Most of the grounds I used to report from have been demolished but St Mary’s Stadium, the largest stadium in the south of England outside London, stands as a shining symbol of the 21st-century football ground. As a first impression, climbing out of a taxi outside the main entrance, it is undoubtedly impressive. A small army of smart young people, presumably employed in the thriving hospitality areas of the stadium, buzzed about while I was directed to the press box with commendable efficiency. Unlike the shed – and I mean an actual shed with a hole cut in the side – on the roof at Vale Park, there was no need to access the press facilities via a ladder.
In what used to be called a press room there were working lights, plug points, space to write and even a healthy-balanced light lunch and a fridge full of water – not half-time scones and cream at Gay Meadow or beer like you used to get at Sheffield Wednesday. The press box was obviously bespoke, an improvement on the one at Wigan’s old Springfield Park that was so close to one side of the main stand you could only see one goal. Making good use of space, it packed us all in but also provided a monitor in addition to the two large screens at both ends of the ground. It was an impediment to this reporter, who learned his trade with an unobstructed view of the whole pitch.
However, it was now a question of how much of that trade I could remember. The welcome nervous tension was certainly there, the plug point was functioning and my phone was charged. England manager Roy Hodgson had the good grace to turn up for my comeback, as indeed did Southampton, although perhaps not Norwich. The Saints were 1-0 ahead after five minutes and dominated the half. As I wrote in my piece, "[The Norwich] defence was uneasy, the midfield congested and the attack impotent"... and the fans restless. This then was my theme – a manager under pressure.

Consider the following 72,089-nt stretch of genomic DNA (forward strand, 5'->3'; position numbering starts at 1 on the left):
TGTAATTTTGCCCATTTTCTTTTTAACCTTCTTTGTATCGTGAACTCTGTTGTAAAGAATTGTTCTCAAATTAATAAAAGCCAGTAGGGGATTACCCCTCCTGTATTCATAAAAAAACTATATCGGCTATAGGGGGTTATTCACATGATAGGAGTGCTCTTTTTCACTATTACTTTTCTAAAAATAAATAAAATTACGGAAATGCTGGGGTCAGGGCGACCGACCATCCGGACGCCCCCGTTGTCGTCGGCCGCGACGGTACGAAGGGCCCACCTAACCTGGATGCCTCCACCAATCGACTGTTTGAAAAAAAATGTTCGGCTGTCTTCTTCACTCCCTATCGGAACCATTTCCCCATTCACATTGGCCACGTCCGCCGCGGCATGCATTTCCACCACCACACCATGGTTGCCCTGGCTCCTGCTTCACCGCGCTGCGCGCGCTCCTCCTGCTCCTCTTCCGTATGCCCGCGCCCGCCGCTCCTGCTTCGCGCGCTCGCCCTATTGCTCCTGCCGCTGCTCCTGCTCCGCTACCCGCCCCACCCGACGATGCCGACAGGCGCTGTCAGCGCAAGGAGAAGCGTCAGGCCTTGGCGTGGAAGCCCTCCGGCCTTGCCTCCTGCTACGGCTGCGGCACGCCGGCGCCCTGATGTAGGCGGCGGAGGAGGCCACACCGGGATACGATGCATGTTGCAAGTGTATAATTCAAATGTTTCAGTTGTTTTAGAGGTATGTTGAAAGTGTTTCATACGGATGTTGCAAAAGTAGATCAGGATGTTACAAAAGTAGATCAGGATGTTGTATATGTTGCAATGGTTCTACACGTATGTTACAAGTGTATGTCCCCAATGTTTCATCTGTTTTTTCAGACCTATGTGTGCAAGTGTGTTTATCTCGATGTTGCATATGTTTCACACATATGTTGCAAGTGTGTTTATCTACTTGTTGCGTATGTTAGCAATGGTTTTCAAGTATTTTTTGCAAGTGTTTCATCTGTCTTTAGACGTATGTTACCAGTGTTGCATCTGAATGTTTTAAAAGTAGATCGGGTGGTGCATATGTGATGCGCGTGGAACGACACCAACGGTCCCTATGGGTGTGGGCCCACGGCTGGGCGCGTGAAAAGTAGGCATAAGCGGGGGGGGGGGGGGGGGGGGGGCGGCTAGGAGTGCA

Norwich were losing 2-0 when Chris Hughton panicked and made a triple substitution that prompted his own team's fans to chorus "You don’t know what you’re doing" – the death knell of any manager. The home side were cruising after 72 minutes, normally the point a reporter would be wrapping things up and thinking about that top and tail, but three goals in the last five minutes took the final score to 4-2 and demanded some drastic redrafting: fans love late goals, the press box hates them. It was now we’d see if anything remained of my early education. Luckily, there was no need to bother the copy-takers by phone, mobile or otherwise.
The piece went via e-mail, 440 words as required and not on the final whistle. The addition of almost immediate post-match managers’ press conferences was certainly an interesting development (I remember Joe Royle hosting one in a bar beneath a main stand somewhere ) and bought time but added pressure: had Hughton chosen the occasion to resign, there would have been the need for some hasty revision and the need to find an exclusive angle, to not run with the pack. The journey from press room to interview room in the middle of re-organising a piece was new to me – in the '90s you filed before the manager came in, if he did at all, and then began your rewrite only if he said anything worth reporting.
The decision of the Southampton staff to usher out journalists who were still writing seemed odd. What if I needed another rewrite? It turned out I did – something I learned when I checked my mobile phone and picked up a voice message saying: "It’s now a 660 [-word] page lead." I was in a taxi on the way back to the station. The terror returned. I still had time, but I had to find some wi-fi fast.
After a very large tip, a barman provided a password and said I could sit in the corner undisturbed. I opened up my laptop: nothing. Where’s a pen, a ring-bound notepad and a copy-taker when you need them? And then the wi-fi kicked in, and I filed. It felt amazing. A few cuts and bruises, but still standing.
Southampton photography by Robin Jones, The Digital South